5

On our linux server we have a lot of entries.

Many entries look like this:

15 13 * * 3 /very/long/path/to/binary/run.sh ...

These entries would be easier to maintain if I could write:

15 13 * * 3 $FPATH/run.sh

Where could I write this mapping:

FPATH=/very/long/path/to/binary
2

3 Answers 3

9

This perfectly works, ie

$ crontab -l
TESTDIR=/home/user/test

* * * * * "$TESTDIR"/script.sh

Have a look at

man 5 crontab

more info is found there.

2

Simply embed this in the crontab itself, e.g. put your FPATH line (without spaces) as the first line of the crontab.

-1

May you have a look at the Arch Wiki (https://wiki.archlinux.org/index.php/Environment_variables). In the section "Defining variables globally" you find this answer:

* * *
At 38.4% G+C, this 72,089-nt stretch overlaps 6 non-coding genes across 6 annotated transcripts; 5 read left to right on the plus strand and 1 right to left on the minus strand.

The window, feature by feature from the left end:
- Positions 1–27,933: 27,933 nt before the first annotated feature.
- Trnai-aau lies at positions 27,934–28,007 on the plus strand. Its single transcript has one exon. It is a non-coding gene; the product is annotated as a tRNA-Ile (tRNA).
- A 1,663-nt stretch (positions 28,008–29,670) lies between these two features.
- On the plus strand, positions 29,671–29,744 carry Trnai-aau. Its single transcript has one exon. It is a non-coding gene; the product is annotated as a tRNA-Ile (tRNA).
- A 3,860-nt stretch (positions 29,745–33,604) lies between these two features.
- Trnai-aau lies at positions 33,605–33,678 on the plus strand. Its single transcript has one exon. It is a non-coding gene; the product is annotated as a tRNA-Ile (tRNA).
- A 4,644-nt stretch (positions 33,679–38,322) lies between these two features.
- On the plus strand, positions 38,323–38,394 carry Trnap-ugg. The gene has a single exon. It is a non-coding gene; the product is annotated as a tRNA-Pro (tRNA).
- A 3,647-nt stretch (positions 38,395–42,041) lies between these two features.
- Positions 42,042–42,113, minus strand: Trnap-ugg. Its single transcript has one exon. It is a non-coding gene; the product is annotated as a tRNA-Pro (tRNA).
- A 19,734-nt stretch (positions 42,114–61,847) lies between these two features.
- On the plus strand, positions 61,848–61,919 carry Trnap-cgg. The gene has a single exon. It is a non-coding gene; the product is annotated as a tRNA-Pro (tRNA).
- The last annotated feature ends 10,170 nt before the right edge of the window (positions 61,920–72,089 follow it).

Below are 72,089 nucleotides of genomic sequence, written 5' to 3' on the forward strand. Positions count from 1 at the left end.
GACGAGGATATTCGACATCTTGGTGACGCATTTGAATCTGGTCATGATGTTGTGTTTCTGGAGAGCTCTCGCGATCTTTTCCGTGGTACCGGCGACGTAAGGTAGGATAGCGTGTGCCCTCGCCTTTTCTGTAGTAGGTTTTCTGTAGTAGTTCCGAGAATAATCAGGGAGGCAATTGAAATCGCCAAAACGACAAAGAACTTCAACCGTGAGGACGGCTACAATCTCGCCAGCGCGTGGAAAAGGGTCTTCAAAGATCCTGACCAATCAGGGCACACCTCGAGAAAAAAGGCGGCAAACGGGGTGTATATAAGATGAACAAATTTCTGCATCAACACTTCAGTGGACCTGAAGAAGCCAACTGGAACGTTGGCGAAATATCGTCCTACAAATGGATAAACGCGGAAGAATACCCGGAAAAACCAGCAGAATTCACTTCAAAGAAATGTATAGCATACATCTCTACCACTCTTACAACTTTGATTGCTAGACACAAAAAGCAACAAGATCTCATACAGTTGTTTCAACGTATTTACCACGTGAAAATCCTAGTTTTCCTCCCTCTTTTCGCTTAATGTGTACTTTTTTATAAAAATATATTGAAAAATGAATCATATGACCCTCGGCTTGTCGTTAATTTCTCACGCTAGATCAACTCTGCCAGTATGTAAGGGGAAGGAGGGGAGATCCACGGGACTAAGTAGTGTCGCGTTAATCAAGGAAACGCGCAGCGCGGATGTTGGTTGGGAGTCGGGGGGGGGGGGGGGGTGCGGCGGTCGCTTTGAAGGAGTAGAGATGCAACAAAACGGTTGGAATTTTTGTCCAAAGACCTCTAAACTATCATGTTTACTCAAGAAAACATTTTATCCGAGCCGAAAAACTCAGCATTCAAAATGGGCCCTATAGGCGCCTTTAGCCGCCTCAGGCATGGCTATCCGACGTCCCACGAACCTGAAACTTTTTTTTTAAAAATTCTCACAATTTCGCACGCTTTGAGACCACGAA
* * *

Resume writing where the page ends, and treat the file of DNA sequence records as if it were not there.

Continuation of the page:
Most Linux distributions tell you to change or add environment variable definitions in /etc/profile or other locations. Be sure to maintain and manage the environment variables and pay attention to the numerous files that can contain environment variables. In principle, any shell script can be used for initializing environmental variables, but following traditional UNIX conventions, these statements should be only be present in some particular files. The following files should be used for defining global environment variables on your system: /etc/profile, /etc/bash.bashrc and /etc/environment.

PS: I am at work and can't test it. Hope it works.

1
  • The environment set up for running the commands in a crontab is described in crontab(5). This may well differ between distributions of Linux.
    – Kusalananda
    Sep 11, 2019 at 12:38

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